Author: Sègnonna Horace Adjolohoun
Visiting Professor of international human rights law and comparative African constitutional law, Central European University;
Extraordinary Lecturer, Centre for Human Rights, University of Pretoria
Principal Legal Officer, African Court on Human and Peoples’ Rights
This article is a summarised version of a much longer commentary which shall be published subsequently.
The views expressed below are exclusively those of the author and not of the African Court.
THE IMPERATIVE OF SYSTEM-BASED LAW MAKING
When the African Court became operational in 2006, the expectation was that it will affirm the then widely criticised African Commission on Human and Peoples’ Rights rather than merely “judicialise” the system. The Court therefore bears the historical duty to adopt a system strengthening approach to judicial law-making. As it makes law over the years, it becomes paramount to vet the Court’s pronouncements against that raison d’être. I attempt to do so with respect to its recent decisions.
Substantively, the requests related to a varied range of matters that are both current and novel, ranging from the meaning and scope of the role of the African Union policy organs to ‘consider’ the Activity Report of the African Human Rights Commission to the modalities of litigating the crime of unconstitutional change of government. Unfortunately, the Court did not assert jurisdiction to pronounce itself on the merit of those issues.
Conscientious Objection: African reflections on Colombian abortion decision T-388/09, by Charles G. NgwenaPosted: 1 November, 2017
Congratulations to Charles Ngwena of the Centre for Human Rights, Faculty of Law, University of Pretoria, South Africa, whose 2014 article in the Journal of African Law is now available online.
Women’s Reproductive Health Rights: Reflections on a Decision of the Constitutional Court of Colombia from an African Regional Human Rights Perspective.Journal of African Law, 58 (2014): 183-209 Article now online.
Abstract and Overview: If applied in isolation from the fundamental rights of women seeking abortion services, the right to conscientious objection can render any given rights to abortion illusory, including the rights to health, life, equality and dignity that are attendant to abortion. A transformative understanding of human rights requires that the right to conscientious objection to abortion be construed in a manner that is subject to the correlative duties which are imposed on the conscientious objector, as…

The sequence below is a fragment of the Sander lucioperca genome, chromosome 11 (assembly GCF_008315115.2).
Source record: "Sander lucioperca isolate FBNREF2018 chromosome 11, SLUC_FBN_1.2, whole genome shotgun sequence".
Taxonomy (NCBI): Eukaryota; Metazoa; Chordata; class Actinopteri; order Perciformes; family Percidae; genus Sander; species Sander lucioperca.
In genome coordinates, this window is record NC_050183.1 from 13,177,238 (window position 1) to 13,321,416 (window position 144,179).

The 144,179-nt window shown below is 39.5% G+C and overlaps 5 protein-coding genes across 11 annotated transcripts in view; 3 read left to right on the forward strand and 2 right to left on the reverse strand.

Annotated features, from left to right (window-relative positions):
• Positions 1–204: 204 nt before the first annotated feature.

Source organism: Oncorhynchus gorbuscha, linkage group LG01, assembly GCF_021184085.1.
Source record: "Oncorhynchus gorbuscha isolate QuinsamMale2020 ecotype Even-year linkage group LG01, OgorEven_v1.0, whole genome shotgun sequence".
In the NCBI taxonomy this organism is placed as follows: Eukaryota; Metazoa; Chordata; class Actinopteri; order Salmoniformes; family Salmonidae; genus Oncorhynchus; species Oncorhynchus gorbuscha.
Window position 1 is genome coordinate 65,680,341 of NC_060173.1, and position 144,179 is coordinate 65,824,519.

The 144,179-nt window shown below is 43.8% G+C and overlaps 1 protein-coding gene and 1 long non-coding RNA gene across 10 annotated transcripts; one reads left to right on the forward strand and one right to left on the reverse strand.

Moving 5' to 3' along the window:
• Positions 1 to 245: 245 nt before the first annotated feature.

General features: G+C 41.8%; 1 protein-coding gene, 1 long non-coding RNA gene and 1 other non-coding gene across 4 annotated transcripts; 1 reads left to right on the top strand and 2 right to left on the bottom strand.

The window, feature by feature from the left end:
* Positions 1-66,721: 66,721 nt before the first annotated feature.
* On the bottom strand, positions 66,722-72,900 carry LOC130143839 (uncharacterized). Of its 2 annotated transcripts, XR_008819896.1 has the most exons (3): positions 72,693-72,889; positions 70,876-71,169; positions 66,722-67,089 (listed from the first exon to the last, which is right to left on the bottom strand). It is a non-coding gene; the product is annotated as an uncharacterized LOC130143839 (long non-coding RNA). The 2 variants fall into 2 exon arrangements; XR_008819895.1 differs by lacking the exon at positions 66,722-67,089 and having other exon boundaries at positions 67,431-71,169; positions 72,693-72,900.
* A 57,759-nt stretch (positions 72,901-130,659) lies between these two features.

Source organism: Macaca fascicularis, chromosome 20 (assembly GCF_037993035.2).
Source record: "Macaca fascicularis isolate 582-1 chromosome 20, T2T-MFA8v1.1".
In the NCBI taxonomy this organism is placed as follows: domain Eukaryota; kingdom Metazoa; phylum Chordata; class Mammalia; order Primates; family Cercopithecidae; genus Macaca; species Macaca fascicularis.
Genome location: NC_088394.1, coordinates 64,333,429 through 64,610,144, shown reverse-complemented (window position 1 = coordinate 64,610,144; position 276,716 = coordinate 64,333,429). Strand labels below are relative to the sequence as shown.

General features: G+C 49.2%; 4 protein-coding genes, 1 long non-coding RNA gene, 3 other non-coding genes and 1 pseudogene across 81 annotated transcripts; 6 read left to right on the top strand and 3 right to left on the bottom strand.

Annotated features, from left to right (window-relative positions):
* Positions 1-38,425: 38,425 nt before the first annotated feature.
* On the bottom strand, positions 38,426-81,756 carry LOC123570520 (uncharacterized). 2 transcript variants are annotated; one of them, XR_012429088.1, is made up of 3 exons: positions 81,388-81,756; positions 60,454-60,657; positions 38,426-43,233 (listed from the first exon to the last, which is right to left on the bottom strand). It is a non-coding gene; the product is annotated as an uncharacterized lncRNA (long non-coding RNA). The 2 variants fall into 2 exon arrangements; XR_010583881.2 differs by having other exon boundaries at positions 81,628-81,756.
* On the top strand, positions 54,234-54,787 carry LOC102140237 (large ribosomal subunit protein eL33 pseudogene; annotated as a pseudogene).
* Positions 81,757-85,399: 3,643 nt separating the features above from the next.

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Recalibrating Nigeria’s Whistleblowing Policy: An urgent plea for a comprehensive whistleblower protection legislationPosted: 18 October, 2017
Author: Olabisi D Akinkugbe
PhD candidate at the University of Ottawa, Canada
This short essay draws attention to the current gap in regulatory framework for the protection of whistleblowers in Nigeria and its potential to derail any meaningful sustained and long-term success of the country’s nascent whistleblower program. The other socio-political factors that would contribute to the effectiveness of the program in Nigeria are discussed in a forthcoming article by the author.
Whistleblowing refers to the public interest disclosure of information by members of an organization or government employees about illegal and immoral practices by other employees or other persons who deal with the organization, such as contractors, in the case of public governance. Employees are often the first to recognize malpractice, fraud, dishonest and illegal activity, or other wrongdoing with potential impact on the public interest. As a public governance integrity enhancing mechanism, it is primarily linked to encouraging and enhancing the public disclosure of wrongdoing in order to improve accountability and transparency.
The unclear relation between Angola and its Muslim citizens and migrants: Is Angola discriminating against them?Posted: 6 October, 2017
Author: Cristiano d’Orsi
Research Fellow and Lecturer at the South African Research Chair in International Law (SARCIL), University of Johannesburg